Date of stay: Oct 2011
Where you stayed: Hotel Las Arecas
Travelled with: Wife
Tour or pre planned: Pre-planned
I must admit, there is not a whole lot to see and do in Merida, but it is a perfect stop off point to see the ruins of Uxmal and Chichen Itza.
The hotel we stayed in was called Las Arecas. A rather decent place, with crazy cheap rates (280pesos p/n), great location, good air con (which you’ll need) and helpful friendly staff. It wasn’t the best place we’d stayed in, but it did us nicely. Note: if you’re going to stay here, there isn’t a sign on the street for the hotel so just press the buzzer on no. 541 (Calle 59).
Merida town is nice enough, with the Zocalo being the most happening place. There are several good markets around and many places selling quality hammocks. If you want to buy a hammock, then this is the place.
I can highly recommend a restaurant called Panchos to eat at. They have fantastic food (get the guacamole, it’s all made right in front of you) and the surroundings are quite pleasant indeed.
Most nights of the week from 9pm there are free live music and dancing shows in several squares in the neighbourhood. One such great spot is in Santa Lucia Square.
As mentioned before, there isn’t much else to do in Merida, but the following two sites make your reason to stay here a damn good one:
UXMAL & THE RUTA PUUC
Uxmal is a real highlight, and perhaps a little underrated when compared with Chichen Itza.
When we went there were hardly any tourists around, which made it a little more personal. The grounds contain several impressive pyramids and many other ruins set in a forest with a vast area to explore. Giant lizards and iguanas rule the grounds here (with more lizards than even people), providing many good photo opportunities.
The sun will beat down on you so make sure to bring a hat, plenty of sunscreen and also strong Deet as the mossies love to taste foreign blood on a regular basis.
A little tip: There is a hotel near the entrance with a pool which you can use for free, so bring your swimmers to go for the most relieving swim you’ll ever have. If you don’t, just jump in partially clothed anyway (as we did). Trust me, after walking around in that kind of heat for several hours you’ll be desperate for a dip too. Afterwards, grab a corona and sip it by the pool.
Getting to Uxmal is easy. Just jump on a bus from Merida, which will take about an hour and set you back 44pesos each way. Be sure to get a return ticket though. Buses usually leave every hour to and from Uxmal.
If you want to visit other sites along the Ruta Puuc you can grab a cab from Uxmal that will take you to the other sites and back.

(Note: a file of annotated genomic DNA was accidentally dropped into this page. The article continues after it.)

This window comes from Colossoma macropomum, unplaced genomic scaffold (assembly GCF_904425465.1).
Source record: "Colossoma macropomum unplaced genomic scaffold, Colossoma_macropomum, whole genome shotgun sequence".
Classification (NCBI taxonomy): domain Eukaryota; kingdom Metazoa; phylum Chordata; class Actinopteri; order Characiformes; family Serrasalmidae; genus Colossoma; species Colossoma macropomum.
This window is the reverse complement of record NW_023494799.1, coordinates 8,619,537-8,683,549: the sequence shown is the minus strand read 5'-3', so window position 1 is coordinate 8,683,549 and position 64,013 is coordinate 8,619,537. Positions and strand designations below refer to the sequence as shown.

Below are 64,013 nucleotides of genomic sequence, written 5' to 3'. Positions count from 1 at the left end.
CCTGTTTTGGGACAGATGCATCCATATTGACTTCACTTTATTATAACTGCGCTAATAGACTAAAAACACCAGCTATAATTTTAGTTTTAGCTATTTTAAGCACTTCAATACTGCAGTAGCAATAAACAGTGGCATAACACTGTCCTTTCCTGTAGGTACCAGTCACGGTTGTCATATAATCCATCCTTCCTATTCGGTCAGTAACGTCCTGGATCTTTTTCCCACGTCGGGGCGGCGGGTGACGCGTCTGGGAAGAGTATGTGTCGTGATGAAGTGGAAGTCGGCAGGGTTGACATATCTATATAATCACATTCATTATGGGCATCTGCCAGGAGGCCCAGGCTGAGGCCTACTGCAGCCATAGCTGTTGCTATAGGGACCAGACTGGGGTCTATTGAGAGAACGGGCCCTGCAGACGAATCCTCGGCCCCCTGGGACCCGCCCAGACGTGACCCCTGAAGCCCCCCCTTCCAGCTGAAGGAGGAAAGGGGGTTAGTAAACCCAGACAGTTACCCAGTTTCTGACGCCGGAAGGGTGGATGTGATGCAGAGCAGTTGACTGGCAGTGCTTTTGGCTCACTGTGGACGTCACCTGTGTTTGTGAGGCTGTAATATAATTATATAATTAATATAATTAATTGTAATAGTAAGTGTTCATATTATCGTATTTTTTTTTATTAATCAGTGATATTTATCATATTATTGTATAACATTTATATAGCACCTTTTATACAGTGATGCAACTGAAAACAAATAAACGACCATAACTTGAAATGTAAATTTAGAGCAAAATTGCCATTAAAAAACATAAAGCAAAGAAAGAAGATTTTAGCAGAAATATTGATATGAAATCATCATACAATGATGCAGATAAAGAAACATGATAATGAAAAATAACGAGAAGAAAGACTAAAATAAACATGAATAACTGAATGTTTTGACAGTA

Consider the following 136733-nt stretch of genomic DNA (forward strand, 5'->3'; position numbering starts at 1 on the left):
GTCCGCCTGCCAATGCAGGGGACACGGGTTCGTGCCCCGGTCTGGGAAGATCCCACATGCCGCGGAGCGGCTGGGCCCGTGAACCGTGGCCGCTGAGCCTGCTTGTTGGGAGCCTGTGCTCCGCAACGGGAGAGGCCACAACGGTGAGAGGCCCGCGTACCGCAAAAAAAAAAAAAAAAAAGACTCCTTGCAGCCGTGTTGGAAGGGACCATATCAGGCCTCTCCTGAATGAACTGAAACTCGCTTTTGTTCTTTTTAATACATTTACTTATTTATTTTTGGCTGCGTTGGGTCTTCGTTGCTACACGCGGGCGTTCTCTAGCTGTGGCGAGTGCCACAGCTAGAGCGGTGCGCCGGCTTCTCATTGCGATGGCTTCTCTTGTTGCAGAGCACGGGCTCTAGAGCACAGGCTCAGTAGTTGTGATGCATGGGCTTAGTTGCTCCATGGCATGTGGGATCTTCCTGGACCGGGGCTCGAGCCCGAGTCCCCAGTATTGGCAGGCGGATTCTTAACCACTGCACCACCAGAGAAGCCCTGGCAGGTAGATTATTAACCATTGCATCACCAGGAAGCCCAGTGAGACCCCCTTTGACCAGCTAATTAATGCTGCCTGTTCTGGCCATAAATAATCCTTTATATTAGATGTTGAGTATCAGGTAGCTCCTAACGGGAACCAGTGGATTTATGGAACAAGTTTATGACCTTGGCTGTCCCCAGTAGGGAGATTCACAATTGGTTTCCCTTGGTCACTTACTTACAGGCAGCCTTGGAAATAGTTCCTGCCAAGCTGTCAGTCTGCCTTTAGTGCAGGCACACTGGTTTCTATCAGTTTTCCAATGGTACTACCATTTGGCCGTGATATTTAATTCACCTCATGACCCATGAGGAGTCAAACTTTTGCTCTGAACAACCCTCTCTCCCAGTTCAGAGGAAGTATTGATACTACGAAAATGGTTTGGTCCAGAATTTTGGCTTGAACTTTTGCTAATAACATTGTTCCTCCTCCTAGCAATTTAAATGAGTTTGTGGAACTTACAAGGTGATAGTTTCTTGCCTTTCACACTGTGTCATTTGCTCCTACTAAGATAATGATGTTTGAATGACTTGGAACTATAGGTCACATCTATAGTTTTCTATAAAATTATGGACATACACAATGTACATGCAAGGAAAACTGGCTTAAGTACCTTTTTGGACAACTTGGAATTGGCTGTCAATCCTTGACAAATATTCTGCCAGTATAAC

Chichen Itza doesn’t really need any introductions as it is one of the new 7 wonders of the world. It is very impressive, but maybe not quite as impressive as we were expecting; this is probably due to the fact that there were many other amazing sites we’d seen already and that there were far more tourists roaming around, making you feel like you’re just another tourist being churned through the money-making turnstiles.
I’m certainly not saying that it isn’t worth visiting, because it definitely is, but personally Uxmal left more of a lasting impression on me.
Incredibly we stumbled on yet another hotel swimming pool, which was even more of a godsend than before. It’s located at the east end of the ruins; follow the path through the thatched roof houses and you’ll see a hotel/restaurant along with the pool which, to you, will seem like an oasis in the desert. As before, dive in and let all your heat worries wash away..
If you’re travelling through Mexico East to West or vice versa, then a one-way Chichen Itza tour is highly recommended. We took a one-way tour from Merida which included a stop in Chichen Itza, buffet lunch, a swim in a nearby Cenote (sink hole) and then onward to drop us off in Playa Del Carmen. This saved us time having to back track on buses to/from Chichen Itza as we had to make it to Playa by bus anyway. You can do this from Cancun or Playa also if you are planning on travelling West towards Mexico City.
The Cenote swim was a highlight, with an amazingly fresh water pool set amongst stunning scenery making for a very cool experience. The whole one-way tour will cost you around 700pesos.
If you have any questions about Merida, drop a comment below and I’d be happy to answer.
Points to highlight:
The rating below is not so high purely because of the fact that there isn’t a lot to see and do in Merida. But as mentioned before, it is a perfect base to venture further out to see the impressive ruins of Uxmal and Chichen Itza.
Would you recommend this destination: Yes
Would you recommend your accommodation: Yes
Overall rating: 3.5/5